Nonlinear Observer Design for GNSS and IMU Integration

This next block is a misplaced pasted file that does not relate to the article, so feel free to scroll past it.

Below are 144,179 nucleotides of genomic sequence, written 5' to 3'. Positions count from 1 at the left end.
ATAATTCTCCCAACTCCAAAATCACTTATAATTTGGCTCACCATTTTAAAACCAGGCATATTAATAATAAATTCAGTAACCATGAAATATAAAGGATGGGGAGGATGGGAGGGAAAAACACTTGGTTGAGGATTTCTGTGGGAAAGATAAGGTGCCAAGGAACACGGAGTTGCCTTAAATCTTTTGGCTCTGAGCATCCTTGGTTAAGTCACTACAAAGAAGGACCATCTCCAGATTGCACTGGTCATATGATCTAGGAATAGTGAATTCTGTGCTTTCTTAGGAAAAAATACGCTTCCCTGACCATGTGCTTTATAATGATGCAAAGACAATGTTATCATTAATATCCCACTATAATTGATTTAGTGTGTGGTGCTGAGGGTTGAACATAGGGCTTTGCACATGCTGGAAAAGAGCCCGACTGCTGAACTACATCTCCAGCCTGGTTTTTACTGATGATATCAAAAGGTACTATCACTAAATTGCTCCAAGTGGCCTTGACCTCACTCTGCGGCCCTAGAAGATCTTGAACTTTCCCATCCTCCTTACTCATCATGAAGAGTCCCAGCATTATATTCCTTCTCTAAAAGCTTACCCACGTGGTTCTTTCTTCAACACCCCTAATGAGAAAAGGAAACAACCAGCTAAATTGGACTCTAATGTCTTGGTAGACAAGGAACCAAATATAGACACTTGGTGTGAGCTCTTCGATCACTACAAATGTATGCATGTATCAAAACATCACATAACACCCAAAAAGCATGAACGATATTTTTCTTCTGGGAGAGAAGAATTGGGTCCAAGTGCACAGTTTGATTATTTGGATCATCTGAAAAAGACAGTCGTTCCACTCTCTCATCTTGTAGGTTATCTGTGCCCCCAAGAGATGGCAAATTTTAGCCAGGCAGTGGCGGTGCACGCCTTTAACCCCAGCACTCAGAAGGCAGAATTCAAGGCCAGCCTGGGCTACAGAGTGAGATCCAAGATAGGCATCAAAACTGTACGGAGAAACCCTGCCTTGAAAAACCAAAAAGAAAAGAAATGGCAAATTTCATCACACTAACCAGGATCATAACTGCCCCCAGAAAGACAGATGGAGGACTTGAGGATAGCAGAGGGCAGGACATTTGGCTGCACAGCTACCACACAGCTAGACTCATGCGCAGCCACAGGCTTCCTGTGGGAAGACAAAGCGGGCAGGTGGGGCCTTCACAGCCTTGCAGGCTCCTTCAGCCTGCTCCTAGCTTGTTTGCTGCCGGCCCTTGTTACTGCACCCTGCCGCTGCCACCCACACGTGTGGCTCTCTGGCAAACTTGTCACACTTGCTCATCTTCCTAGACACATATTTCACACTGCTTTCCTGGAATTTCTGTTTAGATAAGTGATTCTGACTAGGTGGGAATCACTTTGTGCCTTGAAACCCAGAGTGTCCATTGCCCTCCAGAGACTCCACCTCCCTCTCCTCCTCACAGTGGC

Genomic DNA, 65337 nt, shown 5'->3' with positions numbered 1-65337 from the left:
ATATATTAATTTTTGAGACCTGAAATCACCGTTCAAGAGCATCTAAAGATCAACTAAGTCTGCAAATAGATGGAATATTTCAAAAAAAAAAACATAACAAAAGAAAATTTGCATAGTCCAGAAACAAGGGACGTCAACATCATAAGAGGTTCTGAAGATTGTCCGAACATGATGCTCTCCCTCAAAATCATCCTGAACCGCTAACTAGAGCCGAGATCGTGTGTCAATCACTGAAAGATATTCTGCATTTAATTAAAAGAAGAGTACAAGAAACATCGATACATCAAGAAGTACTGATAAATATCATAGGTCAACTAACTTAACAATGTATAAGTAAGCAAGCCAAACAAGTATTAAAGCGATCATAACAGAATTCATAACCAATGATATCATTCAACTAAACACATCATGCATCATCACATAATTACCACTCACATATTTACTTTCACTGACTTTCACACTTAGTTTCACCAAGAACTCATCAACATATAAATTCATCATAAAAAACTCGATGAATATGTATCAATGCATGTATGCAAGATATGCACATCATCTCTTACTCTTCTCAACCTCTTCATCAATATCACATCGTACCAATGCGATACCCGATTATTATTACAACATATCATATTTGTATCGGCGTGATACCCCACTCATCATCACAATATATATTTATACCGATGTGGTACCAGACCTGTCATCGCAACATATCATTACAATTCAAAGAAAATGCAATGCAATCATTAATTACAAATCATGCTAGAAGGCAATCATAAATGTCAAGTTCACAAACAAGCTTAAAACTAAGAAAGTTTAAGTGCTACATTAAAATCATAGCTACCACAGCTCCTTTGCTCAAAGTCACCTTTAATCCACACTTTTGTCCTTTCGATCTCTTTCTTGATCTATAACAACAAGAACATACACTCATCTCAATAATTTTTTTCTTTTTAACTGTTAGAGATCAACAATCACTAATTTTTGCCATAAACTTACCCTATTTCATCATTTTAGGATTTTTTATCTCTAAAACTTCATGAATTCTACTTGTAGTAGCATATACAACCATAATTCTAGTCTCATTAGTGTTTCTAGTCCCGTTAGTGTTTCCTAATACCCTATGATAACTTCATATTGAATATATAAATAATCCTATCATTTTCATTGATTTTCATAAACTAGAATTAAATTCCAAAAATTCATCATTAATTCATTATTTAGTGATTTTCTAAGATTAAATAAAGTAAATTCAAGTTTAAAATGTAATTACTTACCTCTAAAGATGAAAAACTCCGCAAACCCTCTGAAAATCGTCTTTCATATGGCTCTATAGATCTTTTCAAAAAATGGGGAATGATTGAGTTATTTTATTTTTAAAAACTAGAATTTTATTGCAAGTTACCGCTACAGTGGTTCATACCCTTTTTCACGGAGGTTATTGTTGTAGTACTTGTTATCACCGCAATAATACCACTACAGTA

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In order to efficiently control an unmanned vehicle, knowledge about the position, velocity and attitude (orientation) is needed. This thesis address this problem, and designs a navigation system for local navigation using low-cost sensors. Two loosely coupled GNSS/IMU integration filters are developed using a direct state estimation approach. The first is a quaternion based multiplicative extended Kalman filter (MEKF). A multiplicative filter differs from the usual EKF in how the attitude is represented, which is done by a quaternion product. The filter avoids the singular covariance matrix caused by the constraint on the quaternion. Two versions of the filter are developed: one using the q-method to get a measurement of the attitude; and one using vector measurements directly. The second is a nonlinear observer, termed HuaMahony. It is derived by combining two nonlinear algorithms proposed by Mahony et al. and Hua. The resulting nonlinear observer is able to estimate the linear acceleration as well as gyro bias. The nonlinear observer is written on an EKF-like discrete-time corrector-predictor formulation.Both the multiplicative extended Kalman filter and the nonlinear observer are tested and verified through simulations and experimental data. Tests are carried out to examine how different disturbances affects the estimates and to compare the performance results. Simulation results shows an average dynamic accuracy of <0.5 deg RMS for the attitude estimates, for both observers. The results from the experimental tests shows an average roll, pitch and yaw accuracy of (0.3 0.3 2.0) and (0.8 0.7 4.4) deg RMS for the MEKF and HuaMahony observer respectively, where it has been assumed that the Xsens MTi-G built-in EKF estimates are the true values. An advantage of the MEKF is quicker convergence from initial errors, while an advantage of the HuaMahony observer is less computational load. Results show that the HuaMahony is three times faster than the MEKF when it comes to execution time.